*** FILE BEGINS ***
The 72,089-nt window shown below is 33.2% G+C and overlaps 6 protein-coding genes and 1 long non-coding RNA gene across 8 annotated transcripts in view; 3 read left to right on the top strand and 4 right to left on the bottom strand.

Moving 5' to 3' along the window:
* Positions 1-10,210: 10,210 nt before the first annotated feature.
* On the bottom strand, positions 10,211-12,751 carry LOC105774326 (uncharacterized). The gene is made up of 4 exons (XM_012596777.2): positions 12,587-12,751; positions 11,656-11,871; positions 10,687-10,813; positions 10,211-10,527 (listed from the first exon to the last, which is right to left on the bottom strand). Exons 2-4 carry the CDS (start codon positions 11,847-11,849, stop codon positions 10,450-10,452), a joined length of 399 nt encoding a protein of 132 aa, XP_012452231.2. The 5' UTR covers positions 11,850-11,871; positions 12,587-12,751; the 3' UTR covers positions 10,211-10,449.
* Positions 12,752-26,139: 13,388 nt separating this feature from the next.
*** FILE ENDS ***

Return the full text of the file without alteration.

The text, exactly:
The 72,089-nt window shown below is 33.2% G+C and overlaps 6 protein-coding genes and 1 long non-coding RNA gene across 8 annotated transcripts in view; 3 read left to right on the top strand and 4 right to left on the bottom strand.

Moving 5' to 3' along the window:
* Positions 1-10,210: 10,210 nt before the first annotated feature.
* On the bottom strand, positions 10,211-12,751 carry LOC105774326 (uncharacterized). The gene is made up of 4 exons (XM_012596777.2): positions 12,587-12,751; positions 11,656-11,871; positions 10,687-10,813; positions 10,211-10,527 (listed from the first exon to the last, which is right to left on the bottom strand). Exons 2-4 carry the CDS (start codon positions 11,847-11,849, stop codon positions 10,450-10,452), a joined length of 399 nt encoding a protein of 132 aa, XP_012452231.2. The 5' UTR covers positions 11,850-11,871; positions 12,587-12,751; the 3' UTR covers positions 10,211-10,449.
* Positions 12,752-26,139: 13,388 nt separating this feature from the next.